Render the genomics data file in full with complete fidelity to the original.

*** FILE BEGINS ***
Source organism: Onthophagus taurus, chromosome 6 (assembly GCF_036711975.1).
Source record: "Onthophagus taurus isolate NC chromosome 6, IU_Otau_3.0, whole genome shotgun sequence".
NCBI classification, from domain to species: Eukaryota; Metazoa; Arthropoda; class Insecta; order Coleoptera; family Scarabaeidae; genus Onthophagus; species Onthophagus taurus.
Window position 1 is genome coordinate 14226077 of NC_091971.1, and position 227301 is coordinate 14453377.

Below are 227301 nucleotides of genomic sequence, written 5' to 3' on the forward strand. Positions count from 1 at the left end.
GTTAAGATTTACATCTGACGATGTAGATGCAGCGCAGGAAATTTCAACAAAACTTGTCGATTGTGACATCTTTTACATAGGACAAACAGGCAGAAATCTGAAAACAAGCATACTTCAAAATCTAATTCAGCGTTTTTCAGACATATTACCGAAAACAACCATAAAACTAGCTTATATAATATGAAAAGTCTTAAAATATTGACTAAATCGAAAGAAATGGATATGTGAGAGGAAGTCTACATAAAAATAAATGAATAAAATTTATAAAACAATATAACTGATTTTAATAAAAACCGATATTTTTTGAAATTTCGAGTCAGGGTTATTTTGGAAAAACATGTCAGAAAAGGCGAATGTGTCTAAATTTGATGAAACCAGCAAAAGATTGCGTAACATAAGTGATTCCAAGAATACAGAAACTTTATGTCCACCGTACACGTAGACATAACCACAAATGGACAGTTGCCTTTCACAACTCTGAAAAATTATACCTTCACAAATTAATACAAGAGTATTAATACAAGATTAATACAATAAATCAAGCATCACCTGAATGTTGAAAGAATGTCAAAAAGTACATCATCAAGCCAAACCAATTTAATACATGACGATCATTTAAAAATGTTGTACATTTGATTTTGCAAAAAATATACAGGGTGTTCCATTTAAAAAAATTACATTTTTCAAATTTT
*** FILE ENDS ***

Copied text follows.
Source organism: Onthophagus taurus, chromosome 6 (assembly GCF_036711975.1).
Source record: "Onthophagus taurus isolate NC chromosome 6, IU_Otau_3.0, whole genome shotgun sequence".
NCBI classification, from domain to species: Eukaryota; Metazoa; Arthropoda; class Insecta; order Coleoptera; family Scarabaeidae; genus Onthophagus; species Onthophagus taurus.
Window position 1 is genome coordinate 14226077 of NC_091971.1, and position 227301 is coordinate 14453377.

Below are 227301 nucleotides of genomic sequence, written 5' to 3' on the forward strand. Positions count from 1 at the left end.
GTTAAGATTTACATCTGACGATGTAGATGCAGCGCAGGAAATTTCAACAAAACTTGTCGATTGTGACATCTTTTACATAGGACAAACAGGCAGAAATCTGAAAACAAGCATACTTCAAAATCTAATTCAGCGTTTTTCAGACATATTACCGAAAACAACCATAAAACTAGCTTATATAATATGAAAAGTCTTAAAATATTGACTAAATCGAAAGAAATGGATATGTGAGAGGAAGTCTACATAAAAATAAATGAATAAAATTTATAAAACAATATAACTGATTTTAATAAAAACCGATATTTTTTGAAATTTCGAGTCAGGGTTATTTTGGAAAAACATGTCAGAAAAGGCGAATGTGTCTAAATTTGATGAAACCAGCAAAAGATTGCGTAACATAAGTGATTCCAAGAATACAGAAACTTTATGTCCACCGTACACGTAGACATAACCACAAATGGACAGTTGCCTTTCACAACTCTGAAAAATTATACCTTCACAAATTAATACAAGAGTATTAATACAAGATTAATACAATAAATCAAGCATCACCTGAATGTTGAAAGAATGTCAAAAAGTACATCATCAAGCCAAACCAATTTAATACATGACGATCATTTAAAAATGTTGTACATTTGATTTTGCAAAAAATATACAGGGTGTTCCATTTAAAAAAATTACATTTTTCAAATTTT